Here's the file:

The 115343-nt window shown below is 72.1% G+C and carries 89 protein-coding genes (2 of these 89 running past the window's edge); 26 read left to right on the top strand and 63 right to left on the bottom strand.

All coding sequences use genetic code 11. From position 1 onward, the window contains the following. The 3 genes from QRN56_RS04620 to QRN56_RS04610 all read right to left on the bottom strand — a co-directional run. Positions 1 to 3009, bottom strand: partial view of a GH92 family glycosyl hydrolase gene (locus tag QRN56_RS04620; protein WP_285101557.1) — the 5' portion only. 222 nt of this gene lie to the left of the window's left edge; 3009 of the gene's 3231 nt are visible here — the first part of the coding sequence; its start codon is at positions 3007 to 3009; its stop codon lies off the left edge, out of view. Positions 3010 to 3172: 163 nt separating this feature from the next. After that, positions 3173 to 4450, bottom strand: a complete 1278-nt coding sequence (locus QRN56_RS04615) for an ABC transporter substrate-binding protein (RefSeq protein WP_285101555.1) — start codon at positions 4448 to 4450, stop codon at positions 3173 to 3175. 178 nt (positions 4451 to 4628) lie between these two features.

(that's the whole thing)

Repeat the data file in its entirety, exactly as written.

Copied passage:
The 115343-nt window shown below is 72.1% G+C and carries 89 protein-coding genes (2 of these 89 running past the window's edge); 26 read left to right on the top strand and 63 right to left on the bottom strand.

All coding sequences use genetic code 11. From position 1 onward, the window contains the following. The 3 genes from QRN56_RS04620 to QRN56_RS04610 all read right to left on the bottom strand — a co-directional run. Positions 1 to 3009, bottom strand: partial view of a GH92 family glycosyl hydrolase gene (locus tag QRN56_RS04620; protein WP_285101557.1) — the 5' portion only. 222 nt of this gene lie to the left of the window's left edge; 3009 of the gene's 3231 nt are visible here — the first part of the coding sequence; its start codon is at positions 3007 to 3009; its stop codon lies off the left edge, out of view. Positions 3010 to 3172: 163 nt separating this feature from the next. After that, positions 3173 to 4450, bottom strand: a complete 1278-nt coding sequence (locus QRN56_RS04615) for an ABC transporter substrate-binding protein (RefSeq protein WP_285101555.1) — start codon at positions 4448 to 4450, stop codon at positions 3173 to 3175. 178 nt (positions 4451 to 4628) lie between these two features.